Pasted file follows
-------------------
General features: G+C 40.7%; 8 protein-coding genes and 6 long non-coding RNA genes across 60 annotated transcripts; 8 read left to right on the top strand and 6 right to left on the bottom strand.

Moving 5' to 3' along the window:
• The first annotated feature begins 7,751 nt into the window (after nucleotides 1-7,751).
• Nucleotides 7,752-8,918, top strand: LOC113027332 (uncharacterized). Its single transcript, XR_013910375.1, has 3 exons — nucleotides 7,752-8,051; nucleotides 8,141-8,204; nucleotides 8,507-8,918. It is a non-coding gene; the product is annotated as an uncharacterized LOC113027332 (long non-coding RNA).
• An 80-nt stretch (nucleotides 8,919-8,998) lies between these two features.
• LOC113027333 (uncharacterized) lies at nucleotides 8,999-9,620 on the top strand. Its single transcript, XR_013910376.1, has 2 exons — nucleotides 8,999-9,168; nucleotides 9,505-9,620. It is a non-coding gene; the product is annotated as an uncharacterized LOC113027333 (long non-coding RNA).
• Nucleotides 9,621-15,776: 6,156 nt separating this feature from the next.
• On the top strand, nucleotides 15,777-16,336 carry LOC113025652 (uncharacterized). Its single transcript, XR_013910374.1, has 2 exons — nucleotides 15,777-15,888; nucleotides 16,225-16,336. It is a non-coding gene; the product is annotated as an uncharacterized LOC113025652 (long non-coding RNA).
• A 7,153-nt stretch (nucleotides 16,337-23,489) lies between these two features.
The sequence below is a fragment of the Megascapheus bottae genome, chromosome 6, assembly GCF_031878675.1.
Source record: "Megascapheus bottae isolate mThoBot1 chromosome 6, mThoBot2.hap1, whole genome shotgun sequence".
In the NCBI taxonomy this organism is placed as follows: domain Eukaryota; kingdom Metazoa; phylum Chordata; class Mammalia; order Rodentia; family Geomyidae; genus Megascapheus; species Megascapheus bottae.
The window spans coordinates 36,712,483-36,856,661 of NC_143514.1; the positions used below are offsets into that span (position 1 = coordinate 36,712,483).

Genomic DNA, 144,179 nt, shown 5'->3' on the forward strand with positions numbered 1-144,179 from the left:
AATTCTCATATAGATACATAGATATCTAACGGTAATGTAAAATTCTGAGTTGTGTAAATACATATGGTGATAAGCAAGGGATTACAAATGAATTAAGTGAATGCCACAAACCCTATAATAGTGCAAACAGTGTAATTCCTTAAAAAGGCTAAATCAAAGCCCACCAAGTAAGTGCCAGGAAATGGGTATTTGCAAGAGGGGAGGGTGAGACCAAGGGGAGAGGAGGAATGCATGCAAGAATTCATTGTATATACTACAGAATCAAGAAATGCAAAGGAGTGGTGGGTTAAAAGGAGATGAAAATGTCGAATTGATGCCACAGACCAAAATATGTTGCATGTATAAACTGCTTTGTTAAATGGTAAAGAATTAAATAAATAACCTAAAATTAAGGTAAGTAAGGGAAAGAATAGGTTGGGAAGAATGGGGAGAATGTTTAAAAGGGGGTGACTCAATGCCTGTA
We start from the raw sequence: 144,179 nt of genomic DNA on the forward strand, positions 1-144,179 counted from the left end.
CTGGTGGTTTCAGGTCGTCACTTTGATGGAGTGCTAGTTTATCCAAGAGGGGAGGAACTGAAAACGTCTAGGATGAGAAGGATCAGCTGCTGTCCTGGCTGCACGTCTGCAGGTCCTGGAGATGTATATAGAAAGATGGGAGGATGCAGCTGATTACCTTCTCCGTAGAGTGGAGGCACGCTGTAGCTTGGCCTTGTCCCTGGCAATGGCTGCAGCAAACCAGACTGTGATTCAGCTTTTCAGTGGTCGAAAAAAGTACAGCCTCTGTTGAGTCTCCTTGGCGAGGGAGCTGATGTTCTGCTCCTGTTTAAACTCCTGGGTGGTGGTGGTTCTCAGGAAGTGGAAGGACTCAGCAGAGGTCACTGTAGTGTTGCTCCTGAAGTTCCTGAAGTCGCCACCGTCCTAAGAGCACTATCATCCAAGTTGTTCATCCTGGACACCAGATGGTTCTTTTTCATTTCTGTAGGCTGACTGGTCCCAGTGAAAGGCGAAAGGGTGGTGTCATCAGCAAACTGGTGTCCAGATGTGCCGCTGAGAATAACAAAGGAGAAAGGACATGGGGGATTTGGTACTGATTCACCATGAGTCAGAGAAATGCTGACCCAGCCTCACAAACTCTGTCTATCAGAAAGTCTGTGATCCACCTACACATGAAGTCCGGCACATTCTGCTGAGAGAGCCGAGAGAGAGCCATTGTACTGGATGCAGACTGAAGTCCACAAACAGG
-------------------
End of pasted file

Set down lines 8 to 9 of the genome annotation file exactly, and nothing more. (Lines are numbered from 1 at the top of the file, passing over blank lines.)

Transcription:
• On the top strand, nucleotides 15,777-16,336 carry LOC113025652 (uncharacterized). Its single transcript, XR_013910374.1, has 2 exons — nucleotides 15,777-15,888; nucleotides 16,225-16,336. It is a non-coding gene; the product is annotated as an uncharacterized LOC113025652 (long non-coding RNA).
• A 7,153-nt stretch (nucleotides 16,337-23,489) lies between these two features.